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On the kinematics of shelly carbonate sand using X-ray micro tomography

Kong, D. & Fonseca, J. ORCID: 0000-0002-7654-6005 (2019). On the kinematics of shelly carbonate sand using X-ray micro tomography. Engineering Geology, 261, 105268. doi: 10.1016/j.enggeo.2019.105268


Shelly carbonate sands are highly compressible soils due to the susceptibility of their loose and intricate fabric to collapse under loading. An accurate assessment of the physical phenomena taking place at the grain-scale is critical for a better understanding and modelling the mechanical behaviour of this material. This paper presents a study on the grain kinematics of shelly carbonate sand through analysis of in-situ 4D X-ray tomography images acquired during oedometer compression. Two sands from the Persian Gulf, with coarse and fine grading, were investigated. An adaptive watershed segmentation technique is used here to identify the grains in the image(s) prior to loading and a digital volume correlation (DVC) technique is employed to obtain the displacement field of each grain under loading. The displacement fields are used to reconstruct the grains in their new positions and compute the associated translation and rotation. An extensive statistical analysis was carried out to demonstrate the effect of grain morphology and local fabric (coordination number) on grain kinematics. The new findings presented here shed light on the mechanisms of grain rearrangement leading to the compressible fabric of shelly carbonate sands and, are also critical, to better understand other weak grained sands and/or silica sands with an open fabric.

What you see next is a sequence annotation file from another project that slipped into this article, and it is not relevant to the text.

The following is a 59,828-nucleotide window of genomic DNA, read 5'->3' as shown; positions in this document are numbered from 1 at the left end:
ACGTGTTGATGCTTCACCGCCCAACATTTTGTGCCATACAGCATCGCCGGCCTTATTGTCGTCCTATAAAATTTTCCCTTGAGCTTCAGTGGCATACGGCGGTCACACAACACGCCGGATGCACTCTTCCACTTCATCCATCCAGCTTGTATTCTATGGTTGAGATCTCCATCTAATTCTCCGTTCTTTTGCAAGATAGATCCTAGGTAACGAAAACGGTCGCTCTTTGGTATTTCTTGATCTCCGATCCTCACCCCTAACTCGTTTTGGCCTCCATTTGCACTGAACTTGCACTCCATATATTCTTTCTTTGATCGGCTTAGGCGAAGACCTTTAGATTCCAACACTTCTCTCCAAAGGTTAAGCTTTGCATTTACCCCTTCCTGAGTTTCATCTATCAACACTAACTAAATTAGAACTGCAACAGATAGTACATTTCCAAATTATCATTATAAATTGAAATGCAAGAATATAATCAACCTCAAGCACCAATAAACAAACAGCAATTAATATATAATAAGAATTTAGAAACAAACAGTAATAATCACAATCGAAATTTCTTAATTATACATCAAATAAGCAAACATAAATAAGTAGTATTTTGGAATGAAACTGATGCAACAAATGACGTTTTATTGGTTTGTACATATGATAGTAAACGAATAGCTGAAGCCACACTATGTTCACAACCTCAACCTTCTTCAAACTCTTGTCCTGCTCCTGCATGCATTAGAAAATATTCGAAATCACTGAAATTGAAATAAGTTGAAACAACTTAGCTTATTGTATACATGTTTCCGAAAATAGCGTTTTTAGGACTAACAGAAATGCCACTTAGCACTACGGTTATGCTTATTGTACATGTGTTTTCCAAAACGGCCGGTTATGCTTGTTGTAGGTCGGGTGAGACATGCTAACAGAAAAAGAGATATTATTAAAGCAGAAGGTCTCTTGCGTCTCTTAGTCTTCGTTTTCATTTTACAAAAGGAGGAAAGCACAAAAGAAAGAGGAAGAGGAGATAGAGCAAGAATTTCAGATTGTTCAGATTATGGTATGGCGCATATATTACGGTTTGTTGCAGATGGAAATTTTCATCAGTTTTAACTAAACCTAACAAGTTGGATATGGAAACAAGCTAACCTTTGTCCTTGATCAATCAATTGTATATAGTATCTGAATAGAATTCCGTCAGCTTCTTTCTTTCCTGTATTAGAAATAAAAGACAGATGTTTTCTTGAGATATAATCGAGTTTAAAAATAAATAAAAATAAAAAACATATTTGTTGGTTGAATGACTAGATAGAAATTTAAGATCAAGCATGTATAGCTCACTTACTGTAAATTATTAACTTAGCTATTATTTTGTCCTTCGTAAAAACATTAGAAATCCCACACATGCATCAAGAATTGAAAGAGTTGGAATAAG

Publication Type: Article
Additional Information: © Elsevier 2019. This manuscript version is made available under the CC-BY-NC-ND 4.0 license
Publisher Keywords: Calcareous soils, Fabric/structure of soils, Offshore engineering, Particle-scale behaviour, Grain kinematics, Compressibility
Subjects: T Technology > TA Engineering (General). Civil engineering (General)
T Technology > TH Building construction
Departments: School of Science & Technology > Engineering > Civil Engineering
Text - Accepted Version
Available under License Creative Commons Attribution Non-commercial No Derivatives.

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